Few can disagree that Daniel Craig’s imprint on the James Bond franchise has been transformative fifteen years after Casino Royale.

It’s all back in the star’s latest and final film. There’s still time to make one last push forward.

In No Time to Die, a cast of awe-inspiring actors erupts with energy as they pour bombast and spectacle into a pot that’s already boiling over.

Even while it’s not quite as good as Skyfall in terms of Craig’s previous five films, it’s still a great flick.

It was not Covid-19 that delayed No Time to Die, Eon’s twenty-fifth take on Ian Fleming’s stories. However, it was Danny Boyle’s resignation even before the pandemic pushed out an April 2020 release date that shook things up the most. The Trainspotting and Slumdog Millionaire director would have made his own personality felt in a Bond picture more so than his replacement – Cary Joji Fukunaga – ever does in the franchise. Although there are many voices and ideas, Craig’s voice and vision take center stage. In spite of the fact that he had said that he preferred to commit suicide than continue as a Bond after Spectra, the actor’s admiration for Craig here speaks far louder. Nobody could have done it better when it came to signing himself out of the team.


Unlike Specter, No Time to Die makes a better job of weaving together Craig’s five-film driving career than Sam Mendes’ previous catastrophe. Less retcon, more earned ebb. There are clear callbacks to the run and reprisals for characters long gone. Having an entertaining and consistent supporting cast has been one of the great delights of the Craig era Bond. While Naomi Harris, Ralph Fiennes, and Rory Kinnear are all welcome back, Ben Whipsaw’s Q will be greatly missed if the next step for the franchise is a complete revamp.

If this is the case, troupe newcomer Lashanda Lynch will be severely underwhelmed. And her audiences. Lynch is Nomi, a cool, aggressive, and understated figure. Unlike Ana de Aromas, whose goofy CIA jewel clearly benefited from co-writer Phoebe Waller-embellishments. Bridge’s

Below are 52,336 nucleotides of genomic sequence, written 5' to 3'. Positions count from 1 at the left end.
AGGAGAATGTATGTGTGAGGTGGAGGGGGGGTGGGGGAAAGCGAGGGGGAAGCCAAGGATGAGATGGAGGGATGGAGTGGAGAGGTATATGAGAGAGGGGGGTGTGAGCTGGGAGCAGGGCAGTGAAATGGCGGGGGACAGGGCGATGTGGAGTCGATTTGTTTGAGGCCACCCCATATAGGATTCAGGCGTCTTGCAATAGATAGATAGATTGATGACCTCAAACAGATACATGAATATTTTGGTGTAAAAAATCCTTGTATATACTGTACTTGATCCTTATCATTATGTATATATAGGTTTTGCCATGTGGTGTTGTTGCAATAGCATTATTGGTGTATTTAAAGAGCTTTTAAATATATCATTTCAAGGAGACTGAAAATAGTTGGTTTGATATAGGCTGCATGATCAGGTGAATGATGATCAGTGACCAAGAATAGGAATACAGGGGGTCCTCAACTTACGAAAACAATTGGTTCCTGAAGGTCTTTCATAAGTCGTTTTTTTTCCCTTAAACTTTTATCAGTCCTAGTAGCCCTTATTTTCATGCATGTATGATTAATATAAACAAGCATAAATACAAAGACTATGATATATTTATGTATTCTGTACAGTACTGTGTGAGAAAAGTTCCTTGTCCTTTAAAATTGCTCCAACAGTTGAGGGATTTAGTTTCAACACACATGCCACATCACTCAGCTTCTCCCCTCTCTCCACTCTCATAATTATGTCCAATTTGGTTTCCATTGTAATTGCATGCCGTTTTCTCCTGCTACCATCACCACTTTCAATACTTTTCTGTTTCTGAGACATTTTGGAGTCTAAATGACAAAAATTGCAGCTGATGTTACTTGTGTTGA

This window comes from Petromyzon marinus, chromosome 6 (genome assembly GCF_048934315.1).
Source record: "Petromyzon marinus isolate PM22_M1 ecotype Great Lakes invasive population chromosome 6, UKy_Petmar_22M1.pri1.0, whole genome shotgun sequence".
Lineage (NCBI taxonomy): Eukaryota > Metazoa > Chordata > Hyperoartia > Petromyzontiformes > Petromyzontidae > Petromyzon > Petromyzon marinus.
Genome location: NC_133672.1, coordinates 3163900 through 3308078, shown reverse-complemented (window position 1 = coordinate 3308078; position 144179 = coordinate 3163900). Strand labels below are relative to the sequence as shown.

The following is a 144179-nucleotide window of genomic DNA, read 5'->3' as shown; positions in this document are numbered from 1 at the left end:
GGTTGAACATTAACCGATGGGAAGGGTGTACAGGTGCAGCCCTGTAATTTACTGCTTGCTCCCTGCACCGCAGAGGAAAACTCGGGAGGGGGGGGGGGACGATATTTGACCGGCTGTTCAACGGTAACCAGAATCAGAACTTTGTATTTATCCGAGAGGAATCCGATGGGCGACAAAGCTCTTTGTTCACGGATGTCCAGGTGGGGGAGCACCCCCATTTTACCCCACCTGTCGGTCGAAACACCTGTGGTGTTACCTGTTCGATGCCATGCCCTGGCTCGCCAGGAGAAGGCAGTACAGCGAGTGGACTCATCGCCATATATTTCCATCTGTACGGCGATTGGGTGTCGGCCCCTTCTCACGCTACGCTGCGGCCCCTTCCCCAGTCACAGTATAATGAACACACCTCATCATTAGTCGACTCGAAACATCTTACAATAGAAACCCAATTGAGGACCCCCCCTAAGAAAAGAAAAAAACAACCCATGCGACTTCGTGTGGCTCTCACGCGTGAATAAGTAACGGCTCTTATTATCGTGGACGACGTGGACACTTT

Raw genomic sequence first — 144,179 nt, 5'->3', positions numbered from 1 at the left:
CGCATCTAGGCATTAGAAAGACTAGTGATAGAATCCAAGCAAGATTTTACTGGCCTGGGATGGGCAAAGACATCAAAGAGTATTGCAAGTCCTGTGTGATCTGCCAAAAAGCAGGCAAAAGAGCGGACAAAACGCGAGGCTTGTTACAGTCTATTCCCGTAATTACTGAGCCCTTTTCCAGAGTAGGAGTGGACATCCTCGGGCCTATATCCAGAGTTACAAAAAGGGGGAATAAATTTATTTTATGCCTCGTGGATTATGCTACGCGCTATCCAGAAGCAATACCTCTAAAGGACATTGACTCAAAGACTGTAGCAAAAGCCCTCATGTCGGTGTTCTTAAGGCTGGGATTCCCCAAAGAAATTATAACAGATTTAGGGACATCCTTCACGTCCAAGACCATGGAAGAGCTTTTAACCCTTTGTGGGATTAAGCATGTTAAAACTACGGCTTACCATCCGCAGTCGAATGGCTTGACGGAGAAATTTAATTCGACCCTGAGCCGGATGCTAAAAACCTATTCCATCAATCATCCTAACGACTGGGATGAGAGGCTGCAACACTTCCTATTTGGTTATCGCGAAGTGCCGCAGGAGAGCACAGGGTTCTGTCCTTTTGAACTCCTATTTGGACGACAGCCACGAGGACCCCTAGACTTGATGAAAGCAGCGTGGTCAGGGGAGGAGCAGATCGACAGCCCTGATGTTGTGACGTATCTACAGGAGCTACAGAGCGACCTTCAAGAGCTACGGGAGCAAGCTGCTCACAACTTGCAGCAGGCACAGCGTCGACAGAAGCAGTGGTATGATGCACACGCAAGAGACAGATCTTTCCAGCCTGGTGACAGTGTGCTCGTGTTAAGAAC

Rami Malek’s disfigured Lyutsifer Safin joins the fray. He’s a nasty megalomaniac too familiar and half-baked to truly inspire terror. Where is the threat? The film’s introduction introduces Safin’s wrath and his connection to Madeleine Swann (Lea Seydoux), but it takes a while to get to his later obsessive and anal desire to wipe away millions without a trace.


No Time to Die‘s advance movements are accompanied by a significant, if enjoyable, reversal. Clearly, Fukunaga doesn’t want realism to stand in the way of entertainment. Pure cinematic fireworks. A glittering fantasy with fake toughness. Yes, if you want to be swept along. After ten minutes of amazing Italian road racing, a Havana-based shootout. Even with machine guns. Not Hans Zimmer’s, but The Damme d’s quick and funky music. Some don’t.

Nobody knows where the franchise will go next. It is rather a question of Michael G. Wilson and Barbara Broccoli’s bravery in abandoning the mound. This song’s title may not be bold, but the way it’s executed makes it clear. Craig leaves on a positive note. He’s rarely been better or owned his own show like this. Craig exiled his critics in 2006. It’s hard to believe such critiques existed 15 years ago.

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